The X01 Reserve bike comes with a piggy back Fox shockAndy McCandlish / Santa Cruz
The suspension can easily be set up to run yet taught with higher pressures, creating a bike that’s happy to skip over the top of obstacles, where it’s easy to pick up and place where you want it. Yet at the same time it also seemed happy sitting deeper into its travel for a more planted ride.
There will be some who want a longer geometry from the 5010, and I understand that viewpoint. In its Low setting, the reach of 457mm (Large) isn’t very long, and a longer front end would give more stability and surefootedness on steeper, looser terrain. While I’ll hold off too much judgement for now, as my test ride was pretty short, the bike does feel fairly well balanced, and eager to manoeuvre around the trail.
Cornering, with the 66-degree head angle and 330mm BB height (24mm drop) was fairly impressive, and I didn’t have any sketchy moments during the ride – helped by the wheels being shod in some of my favourite rubber.
Plenty of grip from the front 2.4Andy McCandlish / Santa Cruz
The kit on the X01 Reserve leaves little to be desired. The Reserve 27 rims are reasonably stiff, yet give a good foothold for the tyres to hold on to, and there’s plenty of volume to soak up the trail chatter that might otherwise get transferred to your hands.
Fox’s Performance Elite 34s with 130mm of travel feel great this year – plenty of control, decent support, enough adjustability and a smooth ride. The fork really complemented the rear end during testing.
Fox Performance Elite suspension has impressed us recentlyAndy McCandlish / Santa Cruz
How does it compare?
The 5010 feels similar in nature to bikes such as the Trek Fuel EX – both have a rear suspension that encourages you to push the bike forwards, accelerating at any opportunity. At the same time, when things get more rugged, or you want to get a little more ragged, their plush, progressive suspension lets you get a little more wild than the numbers on the geometry chart or fork travel indicator suggest.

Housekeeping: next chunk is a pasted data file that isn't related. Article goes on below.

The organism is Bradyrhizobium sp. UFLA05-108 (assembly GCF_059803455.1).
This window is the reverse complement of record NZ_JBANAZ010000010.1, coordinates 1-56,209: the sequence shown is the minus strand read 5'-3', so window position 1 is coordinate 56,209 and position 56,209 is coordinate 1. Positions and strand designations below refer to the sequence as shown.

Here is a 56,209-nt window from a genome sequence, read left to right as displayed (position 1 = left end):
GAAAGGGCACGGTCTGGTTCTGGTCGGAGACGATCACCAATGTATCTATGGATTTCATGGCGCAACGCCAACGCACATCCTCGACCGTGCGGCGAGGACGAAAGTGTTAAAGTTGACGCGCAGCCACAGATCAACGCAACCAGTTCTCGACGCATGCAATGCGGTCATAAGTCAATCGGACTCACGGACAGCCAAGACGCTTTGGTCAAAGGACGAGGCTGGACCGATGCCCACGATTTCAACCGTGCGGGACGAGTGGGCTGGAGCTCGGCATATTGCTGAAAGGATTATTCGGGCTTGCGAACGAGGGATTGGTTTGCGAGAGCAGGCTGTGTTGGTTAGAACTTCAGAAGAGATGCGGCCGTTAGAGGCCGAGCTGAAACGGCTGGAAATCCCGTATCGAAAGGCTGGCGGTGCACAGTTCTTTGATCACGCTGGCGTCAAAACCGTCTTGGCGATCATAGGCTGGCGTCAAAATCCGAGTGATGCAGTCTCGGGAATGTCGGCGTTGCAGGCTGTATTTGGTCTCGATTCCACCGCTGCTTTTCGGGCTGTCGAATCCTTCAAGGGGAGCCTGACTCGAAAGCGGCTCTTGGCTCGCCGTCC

It’s quite a different bike to the Orbea Occam TR though – that’s got much more of an XC feel to it. The 5010 is a great all-rounder, happy to take on big days and play in the woods, but if I were going to pick a trail bike to regularly spend all day riding, the easy-riding nature of the Orbea’s slightly more linear suspension and bigger 29″ wheels make for a super composed package.
The Furtado (and 5010) sit firmly in the trail bike campAndy McCandlish / Santa Cruz
The 5010 (and by extension, the Furtado) is a super versatile bike. While bigger wheels would make it a better all-day epic bike, the composed suspension means big hills aren’t shied away from. When it comes to getting back down the neutral VPP suspension just lets you crack on and thread the bike around trees and over rocks without worrying whats happening at trail level. You don’t buy a Santa Cruz for their value for money, and that’s no different with this generation of 5010, but if you’ve got pockets deep enough, you aren’t likely to be disappointed.
Riding since the age of 13, Technical Editor Tom has ridden hundreds of bikes over the past few years, from aero race bikes to EWS-ready enduro rigs, with a fair few others in between. Most likely found in the woods practicing his scandi-flicks.